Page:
This Sunday marks nine years since the World IPv6 Launch took place, an event coordinated by ISOC. To celebrate, to reminisce, to look back at how we thought and felt about IPv6 over the years, here are six RIPE Labs articles championing adoption, flagging blockers, quashing misconceptions, evaluating quirks and, all in all, measuring and mapping IPv6 deployment.
Since World IPv6 Launch back on 6 June 2012, there has been a gradual - sometimes too gradual, but always inevitable - expansion of the deployment of IPv6 all across the world. As we continue to watch carefully - keeping a keen eye on a variety of datasets available from ISOC, Google, Facebook, Cisco, APNIC, etc. - the overall picture remains a positive one.
In the run up to Sunday, we'll look more at what we've seen from those datasets lately, and we'll also be looking at how we continue to provide important advice and training around the changes that come with IPv6 adoption. So watch this space. But for now, as a warmer-upper, here's six of the top articles from recent years delving into different aspects of the IPv6 story so far.
The advent of IPv6 brought with it new security challenges in the form of new types of attacks, or at least variations of the attacks previously know from the age of IPv4. In this article from 2013, Johannes Weber produced an overview of the IPv6 security vulnerabilities that arose with the launch of IPv6.
The change to IPv6 created new challenges to keep spam out of email. Because of the sheer size of the IPv6 space, it seemed more efficient to build a domain-blocking and reputation system rather than an IP-blocking system. In this article from 2014, Mirjam Kühne investigated whether it was possible to ensure that emails over IPv6 have an authenticated domain.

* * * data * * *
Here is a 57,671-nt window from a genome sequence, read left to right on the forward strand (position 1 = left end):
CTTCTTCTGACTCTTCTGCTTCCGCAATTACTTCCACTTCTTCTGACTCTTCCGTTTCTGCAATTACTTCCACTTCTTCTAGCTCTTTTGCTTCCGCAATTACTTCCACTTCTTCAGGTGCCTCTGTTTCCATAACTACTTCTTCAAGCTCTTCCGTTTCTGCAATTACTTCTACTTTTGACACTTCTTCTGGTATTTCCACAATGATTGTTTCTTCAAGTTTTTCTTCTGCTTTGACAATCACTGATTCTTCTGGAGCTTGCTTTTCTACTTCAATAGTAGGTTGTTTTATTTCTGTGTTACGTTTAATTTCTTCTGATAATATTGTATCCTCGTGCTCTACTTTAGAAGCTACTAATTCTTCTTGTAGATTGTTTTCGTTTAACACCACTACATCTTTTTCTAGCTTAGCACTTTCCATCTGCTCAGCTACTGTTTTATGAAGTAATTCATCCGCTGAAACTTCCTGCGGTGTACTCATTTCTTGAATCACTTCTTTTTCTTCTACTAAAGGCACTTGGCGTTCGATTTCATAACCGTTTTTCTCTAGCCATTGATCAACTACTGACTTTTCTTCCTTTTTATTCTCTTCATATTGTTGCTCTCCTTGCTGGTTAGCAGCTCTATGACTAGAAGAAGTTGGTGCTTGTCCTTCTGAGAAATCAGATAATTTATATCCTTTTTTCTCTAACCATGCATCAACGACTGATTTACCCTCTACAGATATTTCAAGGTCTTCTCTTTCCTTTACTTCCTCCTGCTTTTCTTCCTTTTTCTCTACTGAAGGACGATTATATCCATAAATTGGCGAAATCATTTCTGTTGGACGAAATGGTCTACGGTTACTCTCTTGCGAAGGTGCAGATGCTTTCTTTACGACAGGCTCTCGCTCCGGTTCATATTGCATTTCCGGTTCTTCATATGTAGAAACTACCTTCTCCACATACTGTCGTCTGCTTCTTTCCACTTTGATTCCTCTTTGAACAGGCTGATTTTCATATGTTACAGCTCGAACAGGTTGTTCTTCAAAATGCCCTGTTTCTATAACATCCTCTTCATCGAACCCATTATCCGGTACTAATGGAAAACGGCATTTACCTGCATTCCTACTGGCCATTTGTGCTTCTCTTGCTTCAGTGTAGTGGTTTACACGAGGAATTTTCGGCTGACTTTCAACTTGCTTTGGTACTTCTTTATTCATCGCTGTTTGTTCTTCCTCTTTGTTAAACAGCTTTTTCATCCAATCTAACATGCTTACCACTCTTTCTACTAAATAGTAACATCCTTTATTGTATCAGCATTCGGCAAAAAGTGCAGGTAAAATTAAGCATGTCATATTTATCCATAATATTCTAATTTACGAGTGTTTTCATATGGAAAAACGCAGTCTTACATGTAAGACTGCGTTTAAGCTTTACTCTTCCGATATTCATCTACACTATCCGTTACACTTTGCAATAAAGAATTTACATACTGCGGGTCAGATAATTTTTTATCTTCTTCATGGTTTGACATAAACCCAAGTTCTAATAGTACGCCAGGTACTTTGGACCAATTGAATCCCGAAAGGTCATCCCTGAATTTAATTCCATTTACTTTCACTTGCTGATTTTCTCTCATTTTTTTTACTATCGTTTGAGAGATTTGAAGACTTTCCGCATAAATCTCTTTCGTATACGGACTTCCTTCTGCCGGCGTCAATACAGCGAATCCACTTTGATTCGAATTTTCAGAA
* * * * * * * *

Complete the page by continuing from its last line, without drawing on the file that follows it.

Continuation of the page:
Geoff Houston takes on the claim that services weren't supporting IPv6 because operators were of the opinion that IPv6 offers inferior quality of service. This article takes a close look at whether this was really the case.
A few years back, Jen Linkova wrote on RIPE Labs in order to take on a set of common misconceptions that were, and likely still are, being used as reasons for not deploying IPv6. The first article and its follow up are still very relevant to discussion about IPv6 adoption.
The switch to IPv6 introduces interesting quirks. In this article written from the perspective of a RIPE Atlas system programmer, Philip Homburg looks at how link-local addresses in IPv6, and specifically the '%eth0'-part of link-local addresses, can have an interesting impact on RIPE Atlas measurements.
Finally, in this useful article, Rene Wilhelm takes a look at IPv6 adoption statistics provided by various organisations to ask how to what extent they, and when they don't, why not?
If you liked what you've seen here, and would like to see what else is on offer on RIPE Labs, there are 200+ articles focusing on IPv6 to go at. Browse through all of them, or narrow your search down to get right to the heart of the IPv6-related issues that matter most to you. Happy reading!